Monthly Archives: June 2013

Writing Your First Scientific Paper, Part I: The “Data/Story Flow”

You’ve been working hard, around the clock to get all the data out. You might even have submitted an abstract about your current to the great scientific meeting of your field (and maybe got to travel and present it). Now is time to plant the flag, leave your mark i.e. publish!

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29 Ways to Stay Creative [infographic]

Lindsey Lawrence over at Daily Infographic has generated a very nice infographic about 29 things you can do in order to stay creative.  I agree with most of the items, and while creativity is not related directly to productivity, some of these items work for both 😉

Human genes and patents

At last. Not prefect but somehow a step in a good direction:

Supreme Court rules human genes may not be patented – The Washington Post.

Journal Impact Factor: why you should not care… too much

I have been publishing scientific manuscripts for the past 22 years. My educated comments with regard to journal impact factor has always been the same (If you do not know what JIF is, please have a look at this Wikipedia entry). First order, you should publish in the most important journals for your field. If their JIF are low, who cares as long as your work is important to your field and well cited. For example, the scientific discovery of 2012 according to Science (very high JIF) is the publication of the experimental finding of the Higgs boson… in Phys Lett B (low JIF relative to Science)!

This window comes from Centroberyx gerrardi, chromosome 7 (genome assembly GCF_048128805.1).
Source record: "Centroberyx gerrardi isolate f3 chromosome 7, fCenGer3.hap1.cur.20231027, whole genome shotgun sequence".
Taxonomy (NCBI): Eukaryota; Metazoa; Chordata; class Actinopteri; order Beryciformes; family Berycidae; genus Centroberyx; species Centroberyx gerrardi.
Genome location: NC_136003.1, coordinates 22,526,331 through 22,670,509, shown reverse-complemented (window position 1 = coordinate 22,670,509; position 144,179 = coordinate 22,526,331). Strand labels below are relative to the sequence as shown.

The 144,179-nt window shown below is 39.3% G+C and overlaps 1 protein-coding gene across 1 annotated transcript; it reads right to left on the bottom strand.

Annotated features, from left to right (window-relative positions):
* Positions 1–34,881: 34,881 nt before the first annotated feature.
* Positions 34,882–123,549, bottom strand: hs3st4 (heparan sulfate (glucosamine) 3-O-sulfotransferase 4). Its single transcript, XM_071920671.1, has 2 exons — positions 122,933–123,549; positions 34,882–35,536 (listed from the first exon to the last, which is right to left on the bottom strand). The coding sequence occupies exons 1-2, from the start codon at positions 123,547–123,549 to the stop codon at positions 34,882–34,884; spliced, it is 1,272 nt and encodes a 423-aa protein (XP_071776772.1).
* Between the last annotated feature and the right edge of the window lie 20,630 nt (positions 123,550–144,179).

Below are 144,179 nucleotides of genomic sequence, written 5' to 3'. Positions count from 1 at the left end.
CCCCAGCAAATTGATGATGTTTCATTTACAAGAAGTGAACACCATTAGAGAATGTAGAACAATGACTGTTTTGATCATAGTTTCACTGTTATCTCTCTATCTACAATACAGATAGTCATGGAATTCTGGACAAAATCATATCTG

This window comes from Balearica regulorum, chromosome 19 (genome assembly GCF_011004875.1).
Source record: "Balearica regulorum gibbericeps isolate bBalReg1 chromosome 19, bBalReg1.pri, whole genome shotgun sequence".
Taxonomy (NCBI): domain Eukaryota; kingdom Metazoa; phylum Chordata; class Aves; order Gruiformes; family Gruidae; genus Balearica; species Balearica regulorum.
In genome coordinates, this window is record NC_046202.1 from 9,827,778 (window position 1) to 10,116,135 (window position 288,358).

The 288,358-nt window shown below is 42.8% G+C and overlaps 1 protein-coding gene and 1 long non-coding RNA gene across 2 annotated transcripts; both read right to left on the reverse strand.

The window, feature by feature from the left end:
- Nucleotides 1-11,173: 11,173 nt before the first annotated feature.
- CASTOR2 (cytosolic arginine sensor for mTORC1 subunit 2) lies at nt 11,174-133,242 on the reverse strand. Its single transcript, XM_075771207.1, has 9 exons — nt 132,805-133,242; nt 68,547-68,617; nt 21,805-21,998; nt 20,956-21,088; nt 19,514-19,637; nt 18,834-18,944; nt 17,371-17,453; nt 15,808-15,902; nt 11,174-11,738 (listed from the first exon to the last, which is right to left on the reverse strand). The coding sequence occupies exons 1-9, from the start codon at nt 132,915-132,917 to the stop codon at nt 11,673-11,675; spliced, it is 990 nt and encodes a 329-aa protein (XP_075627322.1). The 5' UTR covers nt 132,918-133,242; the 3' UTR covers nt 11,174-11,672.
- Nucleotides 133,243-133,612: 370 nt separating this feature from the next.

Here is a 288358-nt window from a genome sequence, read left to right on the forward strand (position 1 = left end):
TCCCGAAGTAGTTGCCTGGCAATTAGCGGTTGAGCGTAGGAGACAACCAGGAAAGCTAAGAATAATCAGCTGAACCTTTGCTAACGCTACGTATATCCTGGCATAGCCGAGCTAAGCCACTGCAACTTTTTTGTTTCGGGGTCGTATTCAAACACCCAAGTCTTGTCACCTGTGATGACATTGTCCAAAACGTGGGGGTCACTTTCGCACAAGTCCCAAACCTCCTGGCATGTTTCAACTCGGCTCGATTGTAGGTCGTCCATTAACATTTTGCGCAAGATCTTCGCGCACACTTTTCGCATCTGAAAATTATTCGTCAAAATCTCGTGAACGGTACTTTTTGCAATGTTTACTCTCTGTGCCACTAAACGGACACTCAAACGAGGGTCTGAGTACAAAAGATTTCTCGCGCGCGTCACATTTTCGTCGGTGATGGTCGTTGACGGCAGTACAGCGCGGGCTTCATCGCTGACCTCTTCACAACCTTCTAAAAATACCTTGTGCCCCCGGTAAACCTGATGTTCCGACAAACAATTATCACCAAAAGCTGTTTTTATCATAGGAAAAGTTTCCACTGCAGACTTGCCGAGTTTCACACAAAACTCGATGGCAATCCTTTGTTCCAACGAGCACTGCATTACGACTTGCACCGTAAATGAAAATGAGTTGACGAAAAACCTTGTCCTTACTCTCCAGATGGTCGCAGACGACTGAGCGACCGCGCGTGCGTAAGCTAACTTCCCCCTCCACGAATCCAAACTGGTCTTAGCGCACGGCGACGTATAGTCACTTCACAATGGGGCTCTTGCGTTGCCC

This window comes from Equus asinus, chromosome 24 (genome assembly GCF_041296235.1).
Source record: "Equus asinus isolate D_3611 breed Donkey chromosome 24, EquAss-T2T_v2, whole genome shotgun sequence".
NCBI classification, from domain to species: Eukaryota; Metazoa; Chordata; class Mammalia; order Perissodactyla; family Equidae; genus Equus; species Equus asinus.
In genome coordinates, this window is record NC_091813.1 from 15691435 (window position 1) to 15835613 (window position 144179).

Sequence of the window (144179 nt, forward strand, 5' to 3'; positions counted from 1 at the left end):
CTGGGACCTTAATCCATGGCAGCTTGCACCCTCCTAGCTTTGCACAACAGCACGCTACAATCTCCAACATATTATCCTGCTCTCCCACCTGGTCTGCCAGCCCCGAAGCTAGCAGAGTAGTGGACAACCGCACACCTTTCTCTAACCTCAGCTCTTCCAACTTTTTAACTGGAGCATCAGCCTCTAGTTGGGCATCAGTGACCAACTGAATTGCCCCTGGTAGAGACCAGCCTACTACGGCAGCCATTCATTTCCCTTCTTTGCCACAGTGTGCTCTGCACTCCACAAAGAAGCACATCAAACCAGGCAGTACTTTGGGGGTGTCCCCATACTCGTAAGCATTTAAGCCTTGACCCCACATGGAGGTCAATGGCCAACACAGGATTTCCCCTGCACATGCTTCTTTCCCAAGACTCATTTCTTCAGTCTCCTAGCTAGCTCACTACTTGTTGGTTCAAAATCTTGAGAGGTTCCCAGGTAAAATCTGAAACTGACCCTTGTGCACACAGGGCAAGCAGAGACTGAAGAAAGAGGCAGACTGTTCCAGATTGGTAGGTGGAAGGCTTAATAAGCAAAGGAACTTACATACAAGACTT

Do not forgot that from an historical perspective, we are awfully bad at predicting what will be the next important discovery down the road. A number of fundamental discoveries and early engineering feats were discarded at first. Similarly there are numerous example of scientists having had tremendous issues in getting those game-changing results published, even those ending up winning Nobel prizes. Karry Mullins’ PCR work is one of many examples of work was rejected by journals having top JIF but for which the application of this very technique was published in Science and Nature and the citations counts of these second generation papers also receiving higher numbers than the original, award-winning work!)

Now, you do not have to agree with this lone scientist opinion but certainly you should have a look at the The San Francisco Declaration on Research Assessment or DORA petition, which is supported by the “big boys” (no discrimination intended). The declaration statement is actually a very interesting read and it covers the historical origin of the JIF (which was not for evaluating researchers at all) and further call for dropping journal-based metrics in assessing scientific productivity for funding and promotion. Over 240 organizations and 6000 individuals have already signed the declaration.

In conclusion, do not loose a good night sleep over your favorite journals’ impact factors…

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